First, I feel silly for missing this one. Second, I am suddenly 10 years old again, sitting cross-legged in front of MTV, surrounded by my collection of snap bracelets, prismatic unicorn stickers, and Stephen King novels (which were covered in prismatic unicorn stickers). Thanks for the time travel, Ken!

That Other Jungle Sound (Fixed)

(Note: an obviously unfinished version of this article accidentally went live on Tuesday. This one is the real deal.)

A few days ago, I wrote a post wherein I mentioned the Tarzan yodel:

Striking and iconic, the Tarzan Yell is one of the most famous sound effects in the history of film, recognizable even to people who’ve never seen an actual Tarzan film. But where did it come from?

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That Jungle Sound

Below is a clip from the opening of Raiders of the Lost Ark (1981). The scene is set deep within the jungles of South America, and the sound department is ensuring that we know it’s a jungle. The key part starts around 2:12 in the video:

(Side note: this clip is from a pan-and-scan Laserdisc copy of the film, which simultaneously horrifies and amuses me.)

Here’s another sound clip, of the more stereotypical version of the sound heard in films:

Okay, show of hands. Who actually knows what that jungle sound is? Hint: it’s not a monkey.

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This Week’s Caught in the Wild

“Hey, Scotty! This thing just space-beeped at me!”

Our eagle-eared readers have done it again! Here are more discoveries about things we’ve discussed here at The Sound and the Foley.


Mandydax says, “I was just starting Mythbusters and there’s that sound in the opening credits just before Adam says ‘It’s SCIENTIFIC!’ They do a quick close up of his face with his hat brim pulled down and ‘screeeeee!'”

Wow, I’ll need to try to dig that one up! Some cursory searching online reveals that a) Mythbusters has a ton of different opening sequences, and b) none of them are the one you found. Looks like it’s time for me to go watch a whole bunch of Mythbusters. Oh, the humanity!

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Sound and the Foley in the Wild!

CofCThis upcoming Saturday, I will be speaking at the College of Curiosity’s Conference of Curiosity in Chicago. My subject?

(Cue the dun dun DUNNNNN!*)

I will be speaking about The Sound and the Foley project, of course!

Subjects in my talk will range from items discussed here on the blog to subjects that (gasp!) I have not yet covered. Yes, that’s right: I’ll be bringing up some new material at the conference.

If you are in the Chicago area and would like to join in the fun, tickets are a suggested donation of $60, and include things like lunch and a very curious goodie bag. One of the other speakers is a man who was once the most dangerous man in the world, so, really, you shouldn’t miss this.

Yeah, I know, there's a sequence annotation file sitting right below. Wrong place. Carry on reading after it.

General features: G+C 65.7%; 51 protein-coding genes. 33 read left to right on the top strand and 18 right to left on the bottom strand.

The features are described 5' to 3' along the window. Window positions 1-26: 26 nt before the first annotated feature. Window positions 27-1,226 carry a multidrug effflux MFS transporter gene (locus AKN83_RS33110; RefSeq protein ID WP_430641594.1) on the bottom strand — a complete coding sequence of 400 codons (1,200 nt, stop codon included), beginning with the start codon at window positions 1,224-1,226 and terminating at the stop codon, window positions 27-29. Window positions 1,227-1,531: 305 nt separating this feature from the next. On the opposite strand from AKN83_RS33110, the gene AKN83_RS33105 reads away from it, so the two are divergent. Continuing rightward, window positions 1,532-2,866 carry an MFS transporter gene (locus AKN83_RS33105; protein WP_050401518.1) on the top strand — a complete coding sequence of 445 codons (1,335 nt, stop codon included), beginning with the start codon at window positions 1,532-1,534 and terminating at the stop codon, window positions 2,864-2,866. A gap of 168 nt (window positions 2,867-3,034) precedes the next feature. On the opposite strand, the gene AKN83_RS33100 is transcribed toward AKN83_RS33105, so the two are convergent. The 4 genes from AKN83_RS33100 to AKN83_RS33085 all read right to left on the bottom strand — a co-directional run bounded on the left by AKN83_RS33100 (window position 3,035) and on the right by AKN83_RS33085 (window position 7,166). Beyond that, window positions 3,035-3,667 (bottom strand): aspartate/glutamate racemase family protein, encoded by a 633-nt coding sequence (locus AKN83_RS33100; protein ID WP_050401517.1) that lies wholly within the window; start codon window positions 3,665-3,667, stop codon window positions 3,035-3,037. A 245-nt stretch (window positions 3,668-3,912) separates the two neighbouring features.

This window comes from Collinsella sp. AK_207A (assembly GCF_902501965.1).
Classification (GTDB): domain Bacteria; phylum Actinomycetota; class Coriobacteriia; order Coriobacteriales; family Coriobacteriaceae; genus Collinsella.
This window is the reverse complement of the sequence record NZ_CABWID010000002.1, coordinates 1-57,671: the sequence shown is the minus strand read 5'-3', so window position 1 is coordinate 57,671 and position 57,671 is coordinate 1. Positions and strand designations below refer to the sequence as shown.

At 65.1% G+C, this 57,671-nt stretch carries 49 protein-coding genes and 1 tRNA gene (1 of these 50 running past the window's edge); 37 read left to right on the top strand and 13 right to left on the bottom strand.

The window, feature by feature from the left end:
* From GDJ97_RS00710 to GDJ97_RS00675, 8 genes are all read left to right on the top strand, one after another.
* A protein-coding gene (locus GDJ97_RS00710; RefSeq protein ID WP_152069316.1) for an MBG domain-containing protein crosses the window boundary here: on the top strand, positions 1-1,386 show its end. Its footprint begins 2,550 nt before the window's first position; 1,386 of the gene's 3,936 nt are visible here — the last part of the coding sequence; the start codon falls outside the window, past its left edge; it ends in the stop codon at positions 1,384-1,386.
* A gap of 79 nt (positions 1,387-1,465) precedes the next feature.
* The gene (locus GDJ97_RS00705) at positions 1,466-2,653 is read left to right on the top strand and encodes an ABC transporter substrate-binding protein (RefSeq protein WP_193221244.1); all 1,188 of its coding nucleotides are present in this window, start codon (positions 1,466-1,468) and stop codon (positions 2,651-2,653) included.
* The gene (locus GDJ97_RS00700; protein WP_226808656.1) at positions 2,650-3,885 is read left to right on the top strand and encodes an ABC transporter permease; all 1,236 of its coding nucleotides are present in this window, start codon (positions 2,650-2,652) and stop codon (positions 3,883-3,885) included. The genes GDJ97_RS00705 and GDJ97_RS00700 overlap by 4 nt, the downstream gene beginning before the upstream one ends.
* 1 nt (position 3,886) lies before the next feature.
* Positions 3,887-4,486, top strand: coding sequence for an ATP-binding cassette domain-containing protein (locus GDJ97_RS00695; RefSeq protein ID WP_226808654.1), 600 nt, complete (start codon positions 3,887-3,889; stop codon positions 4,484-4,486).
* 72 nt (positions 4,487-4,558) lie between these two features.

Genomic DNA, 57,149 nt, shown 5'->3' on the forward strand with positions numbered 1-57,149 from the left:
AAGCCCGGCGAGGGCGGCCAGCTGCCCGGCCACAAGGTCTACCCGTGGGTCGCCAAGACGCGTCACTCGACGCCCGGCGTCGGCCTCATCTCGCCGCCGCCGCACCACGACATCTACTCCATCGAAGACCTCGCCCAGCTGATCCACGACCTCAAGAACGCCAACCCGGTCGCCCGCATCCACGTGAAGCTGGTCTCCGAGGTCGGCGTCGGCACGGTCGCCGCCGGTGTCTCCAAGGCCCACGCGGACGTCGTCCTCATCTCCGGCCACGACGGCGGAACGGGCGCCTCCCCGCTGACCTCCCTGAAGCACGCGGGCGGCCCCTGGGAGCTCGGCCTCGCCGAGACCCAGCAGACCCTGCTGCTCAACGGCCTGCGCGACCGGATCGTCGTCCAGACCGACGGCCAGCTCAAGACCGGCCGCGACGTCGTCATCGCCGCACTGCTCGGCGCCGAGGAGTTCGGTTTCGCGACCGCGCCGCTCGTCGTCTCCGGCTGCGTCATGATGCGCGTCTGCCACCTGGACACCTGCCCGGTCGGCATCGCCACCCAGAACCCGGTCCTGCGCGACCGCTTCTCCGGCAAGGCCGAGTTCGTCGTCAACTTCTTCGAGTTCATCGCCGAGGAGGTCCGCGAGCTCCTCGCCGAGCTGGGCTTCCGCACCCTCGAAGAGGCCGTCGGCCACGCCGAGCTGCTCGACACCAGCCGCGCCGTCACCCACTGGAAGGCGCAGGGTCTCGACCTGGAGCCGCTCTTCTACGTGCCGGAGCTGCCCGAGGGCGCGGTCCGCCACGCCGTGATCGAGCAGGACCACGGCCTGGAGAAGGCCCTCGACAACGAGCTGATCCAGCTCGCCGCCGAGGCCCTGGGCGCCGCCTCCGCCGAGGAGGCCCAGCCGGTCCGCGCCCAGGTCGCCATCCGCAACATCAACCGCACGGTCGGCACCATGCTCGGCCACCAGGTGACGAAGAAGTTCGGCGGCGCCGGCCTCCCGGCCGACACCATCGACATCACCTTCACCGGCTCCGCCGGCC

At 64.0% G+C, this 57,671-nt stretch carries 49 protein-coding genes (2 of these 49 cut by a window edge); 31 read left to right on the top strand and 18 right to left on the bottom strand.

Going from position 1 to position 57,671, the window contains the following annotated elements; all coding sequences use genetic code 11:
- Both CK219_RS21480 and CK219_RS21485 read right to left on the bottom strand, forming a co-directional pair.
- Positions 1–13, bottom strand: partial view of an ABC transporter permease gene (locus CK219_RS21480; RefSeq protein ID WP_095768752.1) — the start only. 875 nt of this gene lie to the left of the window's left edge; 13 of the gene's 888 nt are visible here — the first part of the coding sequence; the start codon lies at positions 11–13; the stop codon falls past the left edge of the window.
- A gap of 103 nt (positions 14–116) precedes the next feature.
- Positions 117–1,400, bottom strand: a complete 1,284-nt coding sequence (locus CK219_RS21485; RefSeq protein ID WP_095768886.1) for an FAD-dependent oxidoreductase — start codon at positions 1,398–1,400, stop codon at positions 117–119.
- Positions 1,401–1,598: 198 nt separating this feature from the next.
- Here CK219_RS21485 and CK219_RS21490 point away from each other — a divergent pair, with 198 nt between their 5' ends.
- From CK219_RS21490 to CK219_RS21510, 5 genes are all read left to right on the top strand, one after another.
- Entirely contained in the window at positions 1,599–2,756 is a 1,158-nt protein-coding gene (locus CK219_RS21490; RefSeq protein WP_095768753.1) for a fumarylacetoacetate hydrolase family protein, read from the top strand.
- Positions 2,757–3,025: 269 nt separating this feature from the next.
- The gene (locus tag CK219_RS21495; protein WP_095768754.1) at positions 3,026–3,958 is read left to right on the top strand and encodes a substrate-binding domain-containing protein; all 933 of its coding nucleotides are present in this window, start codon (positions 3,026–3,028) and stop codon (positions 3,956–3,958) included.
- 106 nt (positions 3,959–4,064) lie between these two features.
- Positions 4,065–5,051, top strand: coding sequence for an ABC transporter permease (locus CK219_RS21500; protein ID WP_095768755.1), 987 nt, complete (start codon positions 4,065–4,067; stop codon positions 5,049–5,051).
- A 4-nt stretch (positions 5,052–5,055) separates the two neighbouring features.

* Oh hey! I should also write about the history of the dramatic music sting…

Pachelbel’s Canon

In an earlier post, I made a quick note about the ubiquitous nature of the chord progression in a piece of music called “Canon and Gigue for 3 violins and basso continuo”, also known as Pachelbel’s Canon, also known as “the ‘Freebird’ of classical music.” (Thanks to for that last one.)

But today, we shall look at Pachelbel’s Canon itself. For those of you who have heard this piece of music a million times at weddings but don’t know it by name, here’s a snip from a recording by the London Symphony Orchestra. (You can hear the full piece here.)


pachelbelJohann Pachelbel (1653-1706) was a German composer from the Baroque era. He was a hugely popular composer during his life, and composed an enormous body of work.

Pachelbel was also a teacher, and wound up tutoring the Bach family, among others. Though Pachelbel did not directly tutor Johann Sebastian Bach, he did tutor Johann Chrisoph Bach, Johann Sebastian’s older brother. J.S. Bach was in turn tutored by Johann Christoph Bach, and then later turned into another Baroque megastar.

In fact, Pachelbel might have written “Canon and Gigue” for Johann Christoph Bach’s wedding, according to a theory by Hans-Joachim Schulze. (It is known that Pachelbel wrote music for the wedding, and that he attended the event.)

Pachelbel was best known in life as an organist and an organ composer, even though his choral works (like the Canon) are what are best known today. The irony of this is that most of his chamber works are lost. The “Canon and Gigue” are two rare ones that survived.